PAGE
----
From the point of view of the prevention of induced abortions, two things seemed to have great importance: The first is substantially better availability of modern contraception; the second is dramatic change in the value system of citizens, with great influence on the reproductive behavior of people.
In the 20 years between 1970 and 1989, the communist Czechoslovak government made some efforts to promote population growth. All of these efforts utilized economic incentives. Money was provided for the support of each additional child at above the standard of normal living. Families with three or four children received increased support and benefits. All of these efforts had only a temporary effect, and no substantial long-term success.
At present, the state population policy is relatively liberal, based on the free choice and reproductive rights of people. The main goal is to enhance the social and reproductive responsibility of the people. The state supports some sexual educational and healthcare programs. Nongovernmental organizations also sponsor activities, including education programs aimed at improving contraceptive use and lowering the number of legally induced abortions for non-medical reasons.
One of the stable questions within domestic politics used to be state support for young families with children, which is now seen to be insufficient.
A. Sexually Transmitted Diseases
Incidence, Patterns, and Trends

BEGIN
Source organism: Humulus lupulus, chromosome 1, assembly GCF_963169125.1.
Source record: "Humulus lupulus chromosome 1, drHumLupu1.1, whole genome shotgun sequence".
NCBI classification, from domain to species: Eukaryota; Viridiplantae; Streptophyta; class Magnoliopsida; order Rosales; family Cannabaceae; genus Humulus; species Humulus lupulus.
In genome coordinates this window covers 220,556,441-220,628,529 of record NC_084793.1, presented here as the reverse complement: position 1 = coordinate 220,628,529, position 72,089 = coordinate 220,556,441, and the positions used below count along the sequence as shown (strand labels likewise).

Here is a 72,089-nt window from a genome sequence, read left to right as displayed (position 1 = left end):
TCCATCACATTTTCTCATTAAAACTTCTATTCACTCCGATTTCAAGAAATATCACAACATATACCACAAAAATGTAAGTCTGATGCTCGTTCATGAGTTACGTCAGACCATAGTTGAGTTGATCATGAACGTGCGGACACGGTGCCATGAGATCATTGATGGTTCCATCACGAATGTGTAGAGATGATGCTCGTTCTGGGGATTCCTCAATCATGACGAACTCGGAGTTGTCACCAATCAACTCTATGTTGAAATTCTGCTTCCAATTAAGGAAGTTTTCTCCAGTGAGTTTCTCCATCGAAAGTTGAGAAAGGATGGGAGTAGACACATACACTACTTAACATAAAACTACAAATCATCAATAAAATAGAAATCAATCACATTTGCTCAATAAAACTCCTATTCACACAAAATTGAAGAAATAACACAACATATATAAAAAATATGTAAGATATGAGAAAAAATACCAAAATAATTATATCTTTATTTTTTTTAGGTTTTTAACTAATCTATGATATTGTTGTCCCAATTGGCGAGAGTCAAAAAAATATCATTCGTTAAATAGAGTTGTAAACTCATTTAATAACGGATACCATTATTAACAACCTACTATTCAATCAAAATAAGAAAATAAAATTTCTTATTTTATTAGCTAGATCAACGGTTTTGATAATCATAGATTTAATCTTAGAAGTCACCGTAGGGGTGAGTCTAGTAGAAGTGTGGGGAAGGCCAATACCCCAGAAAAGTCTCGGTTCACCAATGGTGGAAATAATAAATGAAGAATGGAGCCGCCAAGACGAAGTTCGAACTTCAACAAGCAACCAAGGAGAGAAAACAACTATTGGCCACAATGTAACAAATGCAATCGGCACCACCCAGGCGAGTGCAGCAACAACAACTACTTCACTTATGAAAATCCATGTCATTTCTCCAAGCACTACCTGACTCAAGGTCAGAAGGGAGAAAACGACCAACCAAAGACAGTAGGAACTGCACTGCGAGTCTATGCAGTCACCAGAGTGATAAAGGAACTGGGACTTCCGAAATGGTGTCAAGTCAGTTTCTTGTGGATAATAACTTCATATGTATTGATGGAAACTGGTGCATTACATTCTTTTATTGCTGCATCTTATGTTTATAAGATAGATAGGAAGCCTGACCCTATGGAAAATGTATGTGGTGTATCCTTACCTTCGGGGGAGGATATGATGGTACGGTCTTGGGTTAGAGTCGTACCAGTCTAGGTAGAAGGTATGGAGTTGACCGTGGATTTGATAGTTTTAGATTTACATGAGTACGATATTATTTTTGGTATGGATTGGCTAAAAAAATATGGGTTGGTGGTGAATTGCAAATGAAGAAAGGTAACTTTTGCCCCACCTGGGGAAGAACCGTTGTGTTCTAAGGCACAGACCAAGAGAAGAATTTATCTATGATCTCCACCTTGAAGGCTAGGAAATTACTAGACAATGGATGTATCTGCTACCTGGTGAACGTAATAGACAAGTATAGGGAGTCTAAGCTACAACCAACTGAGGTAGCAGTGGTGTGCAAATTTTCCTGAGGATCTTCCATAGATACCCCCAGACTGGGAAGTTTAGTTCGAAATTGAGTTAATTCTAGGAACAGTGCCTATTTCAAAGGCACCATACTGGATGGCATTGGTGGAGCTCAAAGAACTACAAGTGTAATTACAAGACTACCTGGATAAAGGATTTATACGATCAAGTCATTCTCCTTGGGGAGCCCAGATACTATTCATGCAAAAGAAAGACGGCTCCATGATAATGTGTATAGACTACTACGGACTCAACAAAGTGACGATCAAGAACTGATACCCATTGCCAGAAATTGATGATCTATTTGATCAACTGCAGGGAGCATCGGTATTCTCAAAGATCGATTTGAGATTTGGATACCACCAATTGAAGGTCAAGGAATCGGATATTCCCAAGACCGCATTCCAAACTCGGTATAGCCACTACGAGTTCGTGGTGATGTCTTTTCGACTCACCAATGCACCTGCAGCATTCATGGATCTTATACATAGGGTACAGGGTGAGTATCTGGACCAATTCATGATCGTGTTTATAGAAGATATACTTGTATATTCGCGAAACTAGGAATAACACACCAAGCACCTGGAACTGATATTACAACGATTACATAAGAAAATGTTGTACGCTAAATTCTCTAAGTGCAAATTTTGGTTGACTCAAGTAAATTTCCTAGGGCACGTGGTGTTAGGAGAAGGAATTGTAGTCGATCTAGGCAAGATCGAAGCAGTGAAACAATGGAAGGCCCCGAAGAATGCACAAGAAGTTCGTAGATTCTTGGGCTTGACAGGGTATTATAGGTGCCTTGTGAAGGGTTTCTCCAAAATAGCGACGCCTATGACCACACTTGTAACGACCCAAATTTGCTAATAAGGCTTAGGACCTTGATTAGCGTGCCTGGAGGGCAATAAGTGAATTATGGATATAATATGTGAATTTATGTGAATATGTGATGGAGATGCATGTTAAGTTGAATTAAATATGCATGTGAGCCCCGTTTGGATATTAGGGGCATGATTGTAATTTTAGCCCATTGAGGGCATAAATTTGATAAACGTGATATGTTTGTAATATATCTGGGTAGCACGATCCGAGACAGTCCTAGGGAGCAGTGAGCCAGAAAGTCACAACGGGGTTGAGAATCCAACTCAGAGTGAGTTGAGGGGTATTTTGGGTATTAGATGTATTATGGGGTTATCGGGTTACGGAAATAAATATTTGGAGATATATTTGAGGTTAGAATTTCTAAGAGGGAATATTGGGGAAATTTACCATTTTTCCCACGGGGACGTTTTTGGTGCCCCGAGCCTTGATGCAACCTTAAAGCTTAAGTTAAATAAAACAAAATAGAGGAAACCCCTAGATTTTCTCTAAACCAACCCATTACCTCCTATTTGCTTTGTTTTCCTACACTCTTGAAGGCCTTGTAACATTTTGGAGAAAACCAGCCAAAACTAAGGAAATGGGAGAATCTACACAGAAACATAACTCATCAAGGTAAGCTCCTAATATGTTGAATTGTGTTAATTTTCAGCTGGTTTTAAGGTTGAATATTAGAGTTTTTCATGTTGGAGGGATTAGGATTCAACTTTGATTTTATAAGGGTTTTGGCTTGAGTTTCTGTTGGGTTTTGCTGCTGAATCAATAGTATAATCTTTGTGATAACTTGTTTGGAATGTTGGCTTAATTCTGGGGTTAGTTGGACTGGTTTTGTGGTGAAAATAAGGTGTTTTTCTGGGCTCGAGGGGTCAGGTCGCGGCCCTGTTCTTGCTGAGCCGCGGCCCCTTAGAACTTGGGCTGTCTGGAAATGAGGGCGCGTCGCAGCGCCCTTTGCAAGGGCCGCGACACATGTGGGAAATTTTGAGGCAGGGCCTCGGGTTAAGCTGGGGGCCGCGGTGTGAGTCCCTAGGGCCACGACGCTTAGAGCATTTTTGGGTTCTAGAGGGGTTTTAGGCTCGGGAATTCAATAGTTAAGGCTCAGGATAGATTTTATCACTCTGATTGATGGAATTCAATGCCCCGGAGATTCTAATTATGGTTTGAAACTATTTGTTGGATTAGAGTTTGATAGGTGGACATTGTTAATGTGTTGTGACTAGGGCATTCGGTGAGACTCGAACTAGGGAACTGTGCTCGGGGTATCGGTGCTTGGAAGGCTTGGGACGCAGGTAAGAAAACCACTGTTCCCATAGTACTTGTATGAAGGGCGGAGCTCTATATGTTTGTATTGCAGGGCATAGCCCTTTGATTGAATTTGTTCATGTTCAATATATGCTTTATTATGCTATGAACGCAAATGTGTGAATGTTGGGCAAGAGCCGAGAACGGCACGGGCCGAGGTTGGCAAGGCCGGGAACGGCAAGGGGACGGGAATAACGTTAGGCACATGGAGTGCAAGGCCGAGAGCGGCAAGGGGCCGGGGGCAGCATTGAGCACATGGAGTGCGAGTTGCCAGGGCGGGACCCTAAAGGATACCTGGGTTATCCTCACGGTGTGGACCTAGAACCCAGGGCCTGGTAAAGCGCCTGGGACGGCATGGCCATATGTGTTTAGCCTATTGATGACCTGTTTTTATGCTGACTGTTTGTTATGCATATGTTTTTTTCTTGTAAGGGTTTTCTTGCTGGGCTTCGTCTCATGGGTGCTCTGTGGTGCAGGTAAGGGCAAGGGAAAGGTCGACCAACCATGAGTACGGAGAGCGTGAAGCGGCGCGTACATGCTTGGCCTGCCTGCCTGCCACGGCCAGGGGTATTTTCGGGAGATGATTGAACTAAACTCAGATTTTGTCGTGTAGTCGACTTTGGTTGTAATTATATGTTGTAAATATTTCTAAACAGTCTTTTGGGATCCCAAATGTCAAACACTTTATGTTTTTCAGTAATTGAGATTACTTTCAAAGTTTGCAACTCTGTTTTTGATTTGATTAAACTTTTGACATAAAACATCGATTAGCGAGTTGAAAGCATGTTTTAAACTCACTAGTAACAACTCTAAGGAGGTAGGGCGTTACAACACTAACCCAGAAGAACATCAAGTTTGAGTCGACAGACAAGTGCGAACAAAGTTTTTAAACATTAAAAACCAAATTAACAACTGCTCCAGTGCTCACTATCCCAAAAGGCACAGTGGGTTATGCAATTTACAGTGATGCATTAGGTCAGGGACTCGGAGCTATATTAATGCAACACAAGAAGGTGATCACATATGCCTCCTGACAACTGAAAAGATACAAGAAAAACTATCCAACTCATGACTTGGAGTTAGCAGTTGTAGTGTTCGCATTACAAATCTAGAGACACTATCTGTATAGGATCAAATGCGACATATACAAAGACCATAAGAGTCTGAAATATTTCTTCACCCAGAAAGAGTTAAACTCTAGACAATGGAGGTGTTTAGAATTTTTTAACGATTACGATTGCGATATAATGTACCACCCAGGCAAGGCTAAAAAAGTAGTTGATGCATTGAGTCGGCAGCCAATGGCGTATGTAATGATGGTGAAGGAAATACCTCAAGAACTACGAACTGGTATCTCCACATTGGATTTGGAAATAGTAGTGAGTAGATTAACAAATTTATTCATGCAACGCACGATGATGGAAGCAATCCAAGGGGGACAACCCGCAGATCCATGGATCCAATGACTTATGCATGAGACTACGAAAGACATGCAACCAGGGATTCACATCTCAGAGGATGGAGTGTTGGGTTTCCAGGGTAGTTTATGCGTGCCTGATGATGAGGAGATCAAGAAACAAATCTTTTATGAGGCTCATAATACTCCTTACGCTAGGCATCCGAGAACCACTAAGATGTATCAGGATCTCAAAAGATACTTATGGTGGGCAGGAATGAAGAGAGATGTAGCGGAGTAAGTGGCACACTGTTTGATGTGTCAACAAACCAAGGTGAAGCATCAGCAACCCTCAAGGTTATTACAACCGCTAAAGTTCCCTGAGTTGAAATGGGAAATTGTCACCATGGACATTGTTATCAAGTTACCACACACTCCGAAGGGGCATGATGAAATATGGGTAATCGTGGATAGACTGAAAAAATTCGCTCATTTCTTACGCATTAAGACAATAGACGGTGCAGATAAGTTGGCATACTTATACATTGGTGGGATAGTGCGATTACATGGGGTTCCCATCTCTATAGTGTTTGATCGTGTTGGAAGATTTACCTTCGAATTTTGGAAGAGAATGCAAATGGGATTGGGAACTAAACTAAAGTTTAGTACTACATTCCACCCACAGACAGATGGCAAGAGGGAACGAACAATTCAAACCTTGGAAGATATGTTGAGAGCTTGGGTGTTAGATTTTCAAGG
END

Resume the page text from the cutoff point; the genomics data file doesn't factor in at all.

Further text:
At present, the incidence of STDs and AIDS is relatively low. In the young Czech citizens survey, only 7% of males and 16.5% of females reported some experience with a sexually transmitted disease. This is because of 40 years of communist policy, which, in a substantial way, restricted the free movement of people. After the frontiers were opened in 1989, the movement of people into and out of the country increased. This new mobility and migration is already increasing the number of STD cases in the larger cities and in regions near the western frontier.
Syphilis. In the 1980s, no more than four cases of syphilis were reported annually per 100,000 inhabitants. In 1991, the rate of new syphilis cases was 1.3 per 100,000, with more women than men affected; in 1995, it was 4.0 and in the 2001 already 12.5. Such a rapid elevation of STD prevalence is conditioned by greater migration, primarily from Eastern Europe, where the prevalence of STDs is very high. In the last decade, some small local epidemics of syphilis, imported from abroad, were registered.
Gonorrhea. In the 1980s, the annual incidence of gonorrhea was under 100 cases per 100,000 inhabitants. In 1991, 71% of all cases were men between ages 15 and 24. In 1992, the incidence of gonorrhea increased significantly in some regions on the north and west frontiers and in Prague. This is one of the first signs of a new STD epidemic developing under new social conditions. Contemporary prevalence of gonorrhea is officially very low. In 1991, it was approximately 70 cases per 100,000 inhabitants and in 2000 only 10 cases. This decline is only an estimate, based on the unwillingness of physicians to report these cases.